Real-world example: The Robot is the star performer at work, but goes home and binges on food until she passes out. Finally, the pressure is released.
6. The Control Freak
There are spreadsheets. And then there are spreadsheets. While organization is a useful skill, the Control Freak weaponizes it in a bid to manage her environment and control all outcomes. Rigidity is often a trauma response to feelings of chaos and instability growing up. By organizing the outside world, the Control Freak manufactures an illusion of security, but will quickly dissolve into panic when her system starts to break.
Real-world example: The Control Freak appoints herself to redesign the social strategy for the startup. She hands over the design templates and content plan, but people start going off-script. She gets so worked up she makes herself ill and has to take two days off to recover.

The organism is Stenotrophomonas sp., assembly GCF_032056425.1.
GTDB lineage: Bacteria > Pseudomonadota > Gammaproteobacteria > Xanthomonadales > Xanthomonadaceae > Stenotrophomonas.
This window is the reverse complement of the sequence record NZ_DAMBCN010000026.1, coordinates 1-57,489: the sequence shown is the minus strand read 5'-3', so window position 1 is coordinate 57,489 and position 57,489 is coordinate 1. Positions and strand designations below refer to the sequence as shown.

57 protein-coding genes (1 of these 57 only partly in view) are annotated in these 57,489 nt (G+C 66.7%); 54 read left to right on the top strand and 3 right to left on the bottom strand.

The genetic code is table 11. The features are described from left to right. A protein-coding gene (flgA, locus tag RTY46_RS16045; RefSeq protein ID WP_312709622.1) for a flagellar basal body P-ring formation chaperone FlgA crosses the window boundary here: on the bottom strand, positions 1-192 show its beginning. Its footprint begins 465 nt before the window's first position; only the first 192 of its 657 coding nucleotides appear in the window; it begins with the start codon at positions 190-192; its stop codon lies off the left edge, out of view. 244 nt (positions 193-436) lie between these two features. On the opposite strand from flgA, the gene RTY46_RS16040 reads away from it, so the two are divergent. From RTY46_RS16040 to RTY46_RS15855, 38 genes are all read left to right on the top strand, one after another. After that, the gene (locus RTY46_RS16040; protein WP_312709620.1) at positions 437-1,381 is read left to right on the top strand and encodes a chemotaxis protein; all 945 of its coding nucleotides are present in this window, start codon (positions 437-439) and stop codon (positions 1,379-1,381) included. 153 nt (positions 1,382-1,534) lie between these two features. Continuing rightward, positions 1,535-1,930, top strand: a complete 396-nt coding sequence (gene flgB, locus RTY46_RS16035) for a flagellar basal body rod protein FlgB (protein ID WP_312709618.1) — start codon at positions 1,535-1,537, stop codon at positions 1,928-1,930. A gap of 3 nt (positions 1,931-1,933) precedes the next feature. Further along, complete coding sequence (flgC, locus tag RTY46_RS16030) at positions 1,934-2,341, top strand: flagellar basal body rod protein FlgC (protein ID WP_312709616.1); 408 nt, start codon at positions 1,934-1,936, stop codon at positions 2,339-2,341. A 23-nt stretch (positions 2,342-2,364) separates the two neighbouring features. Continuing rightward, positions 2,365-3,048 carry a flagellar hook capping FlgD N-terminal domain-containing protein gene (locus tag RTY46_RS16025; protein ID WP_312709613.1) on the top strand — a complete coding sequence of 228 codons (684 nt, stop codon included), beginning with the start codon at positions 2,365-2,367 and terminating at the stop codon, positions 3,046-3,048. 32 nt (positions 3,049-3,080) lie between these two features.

7. The Doormat
The horizontal description of this mask is intentional and hierarchy is implied. The Doormat is a relentless people-pleaser. He abandons his thoughts, beliefs, values and needs to make sure someone else is happy, which is often a response to having his needs systematically ignored or invalidated. The throughline: If I’m adaptable and no-drama, they won’t hate me, or leave. Trampling can get very painful.
Real-world example: The Doormat asks to meet at 9 a.m. for 60 minutes. His colleague says, “Make it 8am for 90.” The Doormat says “Ok, sure” even though that involves cancelling a doctor’s appointment, calling to see if his dog walker is available and missing breakfast.
8. The Sour Skittle